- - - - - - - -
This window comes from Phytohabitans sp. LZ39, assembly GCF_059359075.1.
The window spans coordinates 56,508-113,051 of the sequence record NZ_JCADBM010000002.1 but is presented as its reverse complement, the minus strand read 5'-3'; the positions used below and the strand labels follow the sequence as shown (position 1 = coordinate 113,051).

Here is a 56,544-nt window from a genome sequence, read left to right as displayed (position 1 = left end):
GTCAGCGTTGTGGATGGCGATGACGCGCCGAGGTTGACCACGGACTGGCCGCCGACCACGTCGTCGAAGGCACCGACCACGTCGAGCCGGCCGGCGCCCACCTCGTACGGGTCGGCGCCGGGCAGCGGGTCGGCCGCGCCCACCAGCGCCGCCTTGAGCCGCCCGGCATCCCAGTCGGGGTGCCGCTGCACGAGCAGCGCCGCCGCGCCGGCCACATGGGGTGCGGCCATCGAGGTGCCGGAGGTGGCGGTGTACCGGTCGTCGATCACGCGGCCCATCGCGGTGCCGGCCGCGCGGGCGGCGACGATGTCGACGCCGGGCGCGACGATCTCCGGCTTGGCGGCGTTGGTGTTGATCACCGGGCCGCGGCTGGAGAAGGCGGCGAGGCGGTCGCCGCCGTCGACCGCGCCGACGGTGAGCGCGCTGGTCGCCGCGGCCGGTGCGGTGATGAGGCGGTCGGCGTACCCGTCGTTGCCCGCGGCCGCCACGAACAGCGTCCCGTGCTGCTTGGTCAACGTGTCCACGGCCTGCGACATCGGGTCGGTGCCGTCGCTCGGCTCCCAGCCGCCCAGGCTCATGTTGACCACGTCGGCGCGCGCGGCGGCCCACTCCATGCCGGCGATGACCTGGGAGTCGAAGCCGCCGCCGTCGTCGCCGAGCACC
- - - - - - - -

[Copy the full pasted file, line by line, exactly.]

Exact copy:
This window comes from Phytohabitans sp. LZ39, assembly GCF_059359075.1.
The window spans coordinates 56,508-113,051 of the sequence record NZ_JCADBM010000002.1 but is presented as its reverse complement, the minus strand read 5'-3'; the positions used below and the strand labels follow the sequence as shown (position 1 = coordinate 113,051).

Here is a 56,544-nt window from a genome sequence, read left to right as displayed (position 1 = left end):
GTCAGCGTTGTGGATGGCGATGACGCGCCGAGGTTGACCACGGACTGGCCGCCGACCACGTCGTCGAAGGCACCGACCACGTCGAGCCGGCCGGCGCCCACCTCGTACGGGTCGGCGCCGGGCAGCGGGTCGGCCGCGCCCACCAGCGCCGCCTTGAGCCGCCCGGCATCCCAGTCGGGGTGCCGCTGCACGAGCAGCGCCGCCGCGCCGGCCACATGGGGTGCGGCCATCGAGGTGCCGGAGGTGGCGGTGTACCGGTCGTCGATCACGCGGCCCATCGCGGTGCCGGCCGCGCGGGCGGCGACGATGTCGACGCCGGGCGCGACGATCTCCGGCTTGGCGGCGTTGGTGTTGATCACCGGGCCGCGGCTGGAGAAGGCGGCGAGGCGGTCGCCGCCGTCGACCGCGCCGACGGTGAGCGCGCTGGTCGCCGCGGCCGGTGCGGTGATGAGGCGGTCGGCGTACCCGTCGTTGCCCGCGGCCGCCACGAACAGCGTCCCGTGCTGCTTGGTCAACGTGTCCACGGCCTGCGACATCGGGTCGGTGCCGTCGCTCGGCTCCCAGCCGCCCAGGCTCATGTTGACCACGTCGGCGCGCGCGGCGGCCCACTCCATGCCGGCGATGACCTGGGAGTCGAAGCCGCCGCCGTCGTCGCCGAGCACC